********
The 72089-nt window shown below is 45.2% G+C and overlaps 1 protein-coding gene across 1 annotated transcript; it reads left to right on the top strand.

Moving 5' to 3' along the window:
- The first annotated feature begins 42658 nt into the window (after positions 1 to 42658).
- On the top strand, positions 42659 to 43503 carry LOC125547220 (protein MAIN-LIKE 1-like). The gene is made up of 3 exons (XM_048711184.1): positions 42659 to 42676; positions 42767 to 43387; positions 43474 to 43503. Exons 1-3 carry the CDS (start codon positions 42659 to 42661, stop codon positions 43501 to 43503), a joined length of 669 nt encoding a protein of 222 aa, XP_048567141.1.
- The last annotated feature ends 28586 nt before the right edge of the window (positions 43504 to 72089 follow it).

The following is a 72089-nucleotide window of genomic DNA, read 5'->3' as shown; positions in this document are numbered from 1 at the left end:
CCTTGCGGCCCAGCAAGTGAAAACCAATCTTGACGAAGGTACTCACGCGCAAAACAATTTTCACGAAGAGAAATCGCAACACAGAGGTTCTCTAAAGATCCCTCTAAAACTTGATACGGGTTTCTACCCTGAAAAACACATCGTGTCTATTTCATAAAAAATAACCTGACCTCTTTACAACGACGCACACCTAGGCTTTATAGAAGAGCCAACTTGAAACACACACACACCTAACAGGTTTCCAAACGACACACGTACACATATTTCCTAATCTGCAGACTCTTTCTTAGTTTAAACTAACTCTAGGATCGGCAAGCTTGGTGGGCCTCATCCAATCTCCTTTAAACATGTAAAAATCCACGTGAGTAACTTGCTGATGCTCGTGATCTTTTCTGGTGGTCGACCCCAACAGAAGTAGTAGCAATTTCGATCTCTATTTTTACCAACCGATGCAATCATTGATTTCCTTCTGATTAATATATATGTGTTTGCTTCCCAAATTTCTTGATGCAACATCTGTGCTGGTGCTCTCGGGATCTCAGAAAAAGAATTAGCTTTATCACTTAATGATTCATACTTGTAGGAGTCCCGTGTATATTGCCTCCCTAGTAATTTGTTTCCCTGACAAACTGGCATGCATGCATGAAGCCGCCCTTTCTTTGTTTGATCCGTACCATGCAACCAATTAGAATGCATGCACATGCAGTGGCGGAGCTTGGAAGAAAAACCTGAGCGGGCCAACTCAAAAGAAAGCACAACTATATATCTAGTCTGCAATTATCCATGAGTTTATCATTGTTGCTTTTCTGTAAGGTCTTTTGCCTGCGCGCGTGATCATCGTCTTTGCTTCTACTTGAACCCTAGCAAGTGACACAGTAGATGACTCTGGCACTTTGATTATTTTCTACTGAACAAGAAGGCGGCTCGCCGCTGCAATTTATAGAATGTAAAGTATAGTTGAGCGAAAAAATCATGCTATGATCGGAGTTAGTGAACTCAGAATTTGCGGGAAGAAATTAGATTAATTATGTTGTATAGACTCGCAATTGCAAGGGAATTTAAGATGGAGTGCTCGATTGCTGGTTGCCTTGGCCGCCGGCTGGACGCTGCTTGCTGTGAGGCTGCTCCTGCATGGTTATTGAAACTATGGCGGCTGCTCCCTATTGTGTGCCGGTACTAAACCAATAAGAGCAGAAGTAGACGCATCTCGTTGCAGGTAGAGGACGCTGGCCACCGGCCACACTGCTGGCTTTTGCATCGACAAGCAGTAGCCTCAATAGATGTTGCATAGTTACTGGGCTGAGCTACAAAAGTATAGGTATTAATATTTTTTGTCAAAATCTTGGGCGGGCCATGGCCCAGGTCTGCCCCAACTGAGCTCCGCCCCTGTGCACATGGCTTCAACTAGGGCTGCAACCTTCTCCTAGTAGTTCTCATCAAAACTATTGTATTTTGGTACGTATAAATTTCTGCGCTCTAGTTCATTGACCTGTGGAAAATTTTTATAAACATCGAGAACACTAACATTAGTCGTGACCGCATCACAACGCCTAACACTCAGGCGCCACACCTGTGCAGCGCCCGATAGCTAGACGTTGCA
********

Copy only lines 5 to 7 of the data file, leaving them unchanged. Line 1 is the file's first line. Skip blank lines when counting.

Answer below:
- The last annotated feature ends 28586 nt before the right edge of the window (positions 43504 to 72089 follow it).

The following is a 72089-nucleotide window of genomic DNA, read 5'->3' as shown; positions in this document are numbered from 1 at the left end:
CCTTGCGGCCCAGCAAGTGAAAACCAATCTTGACGAAGGTACTCACGCGCAAAACAATTTTCACGAAGAGAAATCGCAACACAGAGGTTCTCTAAAGATCCCTCTAAAACTTGATACGGGTTTCTACCCTGAAAAACACATCGTGTCTATTTCATAAAAAATAACCTGACCTCTTTACAACGACGCACACCTAGGCTTTATAGAAGAGCCAACTTGAAACACACACACACCTAACAGGTTTCCAAACGACACACGTACACATATTTCCTAATCTGCAGACTCTTTCTTAGTTTAAACTAACTCTAGGATCGGCAAGCTTGGTGGGCCTCATCCAATCTCCTTTAAACATGTAAAAATCCACGTGAGTAACTTGCTGATGCTCGTGATCTTTTCTGGTGGTCGACCCCAACAGAAGTAGTAGCAATTTCGATCTCTATTTTTACCAACCGATGCAATCATTGATTTCCTTCTGATTAATATATATGTGTTTGCTTCCCAAATTTCTTGATGCAACATCTGTGCTGGTGCTCTCGGGATCTCAGAAAAAGAATTAGCTTTATCACTTAATGATTCATACTTGTAGGAGTCCCGTGTATATTGCCTCCCTAGTAATTTGTTTCCCTGACAAACTGGCATGCATGCATGAAGCCGCCCTTTCTTTGTTTGATCCGTACCATGCAACCAATTAGAATGCATGCACATGCAGTGGCGGAGCTTGGAAGAAAAACCTGAGCGGGCCAACTCAAAAGAAAGCACAACTATATATCTAGTCTGCAATTATCCATGAGTTTATCATTGTTGCTTTTCTGTAAGGTCTTTTGCCTGCGCGCGTGATCATCGTCTTTGCTTCTACTTGAACCCTAGCAAGTGACACAGTAGATGACTCTGGCACTTTGATTATTTTCTACTGAACAAGAAGGCGGCTCGCCGCTGCAATTTATAGAATGTAAAGTATAGTTGAGCGAAAAAATCATGCTATGATCGGAGTTAGTGAACTCAGAATTTGCGGGAAGAAATTAGATTAATTATGTTGTATAGACTCGCAATTGCAAGGGAATTTAAGATGGAGTGCTCGATTGCTGGTTGCCTTGGCCGCCGGCTGGACGCTGCTTGCTGTGAGGCTGCTCCTGCATGGTTATTGAAACTATGGCGGCTGCTCCCTATTGTGTGCCGGTACTAAACCAATAAGAGCAGAAGTAGACGCATCTCGTTGCAGGTAGAGGACGCTGGCCACCGGCCACACTGCTGGCTTTTGCATCGACAAGCAGTAGCCTCAATAGATGTTGCATAGTTACTGGGCTGAGCTACAAAAGTATAGGTATTAATATTTTTTGTCAAAATCTTGGGCGGGCCATGGCCCAGGTCTGCCCCAACTGAGCTCCGCCCCTGTGCACATGGCTTCAACTAGGGCTGCAACCTTCTCCTAGTAGTTCTCATCAAAACTATTGTATTTTGGTACGTATAAATTTCTGCGCTCTAGTTCATTGACCTGTGGAAAATTTTTATAAACATCGAGAACACTAACATTAGTCGTGACCGCATCACAACGCCTAACACTCAGGCGCCACACCTGTGCAGCGCCCGATAGCTAGACGTTGCA